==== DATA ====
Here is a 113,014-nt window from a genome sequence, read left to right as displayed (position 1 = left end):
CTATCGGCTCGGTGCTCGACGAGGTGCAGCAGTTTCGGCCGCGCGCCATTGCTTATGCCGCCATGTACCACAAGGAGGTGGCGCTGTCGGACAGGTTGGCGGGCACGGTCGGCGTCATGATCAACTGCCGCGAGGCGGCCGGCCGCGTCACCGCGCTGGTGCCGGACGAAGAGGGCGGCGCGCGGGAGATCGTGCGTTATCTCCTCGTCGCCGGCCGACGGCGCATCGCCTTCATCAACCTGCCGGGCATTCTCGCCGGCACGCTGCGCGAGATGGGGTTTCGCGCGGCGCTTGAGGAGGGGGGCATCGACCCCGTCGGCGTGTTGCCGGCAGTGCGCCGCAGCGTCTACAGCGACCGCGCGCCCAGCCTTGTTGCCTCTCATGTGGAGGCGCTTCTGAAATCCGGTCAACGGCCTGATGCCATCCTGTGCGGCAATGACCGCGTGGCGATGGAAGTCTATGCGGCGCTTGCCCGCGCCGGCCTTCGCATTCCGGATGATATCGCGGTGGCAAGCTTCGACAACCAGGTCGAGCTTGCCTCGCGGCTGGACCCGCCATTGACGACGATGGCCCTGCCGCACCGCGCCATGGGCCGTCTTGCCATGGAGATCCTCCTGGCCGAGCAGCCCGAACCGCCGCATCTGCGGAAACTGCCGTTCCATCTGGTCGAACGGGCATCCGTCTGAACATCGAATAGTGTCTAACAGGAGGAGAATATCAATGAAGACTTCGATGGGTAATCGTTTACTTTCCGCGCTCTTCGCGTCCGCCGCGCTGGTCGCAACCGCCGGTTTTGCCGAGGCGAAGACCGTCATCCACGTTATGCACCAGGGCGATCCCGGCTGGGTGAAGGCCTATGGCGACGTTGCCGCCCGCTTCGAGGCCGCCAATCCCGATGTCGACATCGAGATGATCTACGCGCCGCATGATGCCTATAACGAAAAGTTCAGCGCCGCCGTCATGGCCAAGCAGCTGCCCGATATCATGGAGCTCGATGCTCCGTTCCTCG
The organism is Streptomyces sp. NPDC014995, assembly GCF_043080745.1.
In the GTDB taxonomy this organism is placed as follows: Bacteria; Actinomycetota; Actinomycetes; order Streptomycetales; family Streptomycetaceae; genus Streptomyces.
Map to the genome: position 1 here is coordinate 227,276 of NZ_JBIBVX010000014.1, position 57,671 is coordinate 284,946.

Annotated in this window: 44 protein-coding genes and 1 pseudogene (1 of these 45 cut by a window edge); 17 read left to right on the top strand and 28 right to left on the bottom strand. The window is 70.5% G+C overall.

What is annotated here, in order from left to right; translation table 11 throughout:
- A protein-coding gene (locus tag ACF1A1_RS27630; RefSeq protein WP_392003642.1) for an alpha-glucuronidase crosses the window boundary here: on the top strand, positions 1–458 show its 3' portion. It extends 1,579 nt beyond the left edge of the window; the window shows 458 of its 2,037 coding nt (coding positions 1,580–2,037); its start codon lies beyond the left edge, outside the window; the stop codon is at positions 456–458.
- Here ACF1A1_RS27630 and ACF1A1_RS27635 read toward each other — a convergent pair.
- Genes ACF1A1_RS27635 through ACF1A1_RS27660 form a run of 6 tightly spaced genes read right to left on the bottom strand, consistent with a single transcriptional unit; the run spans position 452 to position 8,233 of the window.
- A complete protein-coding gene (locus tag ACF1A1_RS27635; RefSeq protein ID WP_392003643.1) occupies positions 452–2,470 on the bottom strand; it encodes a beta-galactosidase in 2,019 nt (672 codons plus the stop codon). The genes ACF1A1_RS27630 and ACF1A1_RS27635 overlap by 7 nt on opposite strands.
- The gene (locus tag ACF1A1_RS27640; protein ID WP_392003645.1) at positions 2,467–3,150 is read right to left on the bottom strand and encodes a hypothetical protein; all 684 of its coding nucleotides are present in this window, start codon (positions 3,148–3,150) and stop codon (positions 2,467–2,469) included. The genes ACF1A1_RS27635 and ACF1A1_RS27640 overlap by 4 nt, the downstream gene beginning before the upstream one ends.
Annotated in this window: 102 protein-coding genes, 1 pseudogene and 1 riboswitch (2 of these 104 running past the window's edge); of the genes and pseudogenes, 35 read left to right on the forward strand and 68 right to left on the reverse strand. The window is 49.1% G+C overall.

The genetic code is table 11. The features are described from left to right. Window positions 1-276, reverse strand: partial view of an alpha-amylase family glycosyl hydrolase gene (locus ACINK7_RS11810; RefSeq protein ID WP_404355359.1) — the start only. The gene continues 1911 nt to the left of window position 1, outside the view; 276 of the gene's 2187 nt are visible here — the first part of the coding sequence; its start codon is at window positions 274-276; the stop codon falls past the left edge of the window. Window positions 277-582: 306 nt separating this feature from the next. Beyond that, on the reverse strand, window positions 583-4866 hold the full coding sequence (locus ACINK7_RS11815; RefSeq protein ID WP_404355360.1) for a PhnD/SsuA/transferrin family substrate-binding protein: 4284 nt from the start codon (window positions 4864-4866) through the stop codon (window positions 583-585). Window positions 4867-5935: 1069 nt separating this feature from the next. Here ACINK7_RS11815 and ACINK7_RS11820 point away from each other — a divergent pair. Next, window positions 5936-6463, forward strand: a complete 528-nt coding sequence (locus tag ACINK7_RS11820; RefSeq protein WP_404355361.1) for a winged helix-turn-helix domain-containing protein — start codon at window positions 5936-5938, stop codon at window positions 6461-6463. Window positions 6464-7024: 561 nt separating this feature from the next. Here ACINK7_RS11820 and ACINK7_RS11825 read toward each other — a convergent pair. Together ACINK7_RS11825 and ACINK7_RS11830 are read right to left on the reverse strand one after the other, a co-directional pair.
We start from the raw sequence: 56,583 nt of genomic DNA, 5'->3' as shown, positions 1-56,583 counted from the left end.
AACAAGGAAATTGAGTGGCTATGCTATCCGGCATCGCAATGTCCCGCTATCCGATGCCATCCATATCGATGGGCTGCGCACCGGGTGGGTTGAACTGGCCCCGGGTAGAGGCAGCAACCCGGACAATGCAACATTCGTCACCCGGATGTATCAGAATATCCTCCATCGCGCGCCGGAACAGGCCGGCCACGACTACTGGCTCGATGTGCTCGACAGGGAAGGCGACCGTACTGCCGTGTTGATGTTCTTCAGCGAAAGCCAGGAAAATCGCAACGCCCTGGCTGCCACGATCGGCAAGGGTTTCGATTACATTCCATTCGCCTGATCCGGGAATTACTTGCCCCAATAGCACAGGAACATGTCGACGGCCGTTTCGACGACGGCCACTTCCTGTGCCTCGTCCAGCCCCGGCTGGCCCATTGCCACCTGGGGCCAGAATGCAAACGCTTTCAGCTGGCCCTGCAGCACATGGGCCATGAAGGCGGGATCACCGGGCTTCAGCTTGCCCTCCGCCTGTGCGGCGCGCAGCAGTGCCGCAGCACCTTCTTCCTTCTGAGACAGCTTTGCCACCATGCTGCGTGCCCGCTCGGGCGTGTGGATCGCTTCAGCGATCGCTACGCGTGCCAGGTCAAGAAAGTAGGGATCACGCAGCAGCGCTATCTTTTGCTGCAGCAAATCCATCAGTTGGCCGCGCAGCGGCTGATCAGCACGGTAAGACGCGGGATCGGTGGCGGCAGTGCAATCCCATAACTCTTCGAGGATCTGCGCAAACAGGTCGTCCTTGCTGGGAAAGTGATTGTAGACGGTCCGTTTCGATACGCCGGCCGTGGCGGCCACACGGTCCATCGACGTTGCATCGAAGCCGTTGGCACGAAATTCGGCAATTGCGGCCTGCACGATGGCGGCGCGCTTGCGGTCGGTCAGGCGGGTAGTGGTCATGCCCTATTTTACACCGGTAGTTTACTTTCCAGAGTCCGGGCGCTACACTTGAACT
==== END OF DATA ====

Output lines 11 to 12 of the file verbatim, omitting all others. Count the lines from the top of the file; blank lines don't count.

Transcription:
- A complete protein-coding gene (locus tag ACF1A1_RS27635; RefSeq protein ID WP_392003643.1) occupies positions 452–2,470 on the bottom strand; it encodes a beta-galactosidase in 2,019 nt (672 codons plus the stop codon). The genes ACF1A1_RS27630 and ACF1A1_RS27635 overlap by 7 nt on opposite strands.
- The gene (locus tag ACF1A1_RS27640; protein ID WP_392003645.1) at positions 2,467–3,150 is read right to left on the bottom strand and encodes a hypothetical protein; all 684 of its coding nucleotides are present in this window, start codon (positions 3,148–3,150) and stop codon (positions 2,467–2,469) included. The genes ACF1A1_RS27635 and ACF1A1_RS27640 overlap by 4 nt, the downstream gene beginning before the upstream one ends.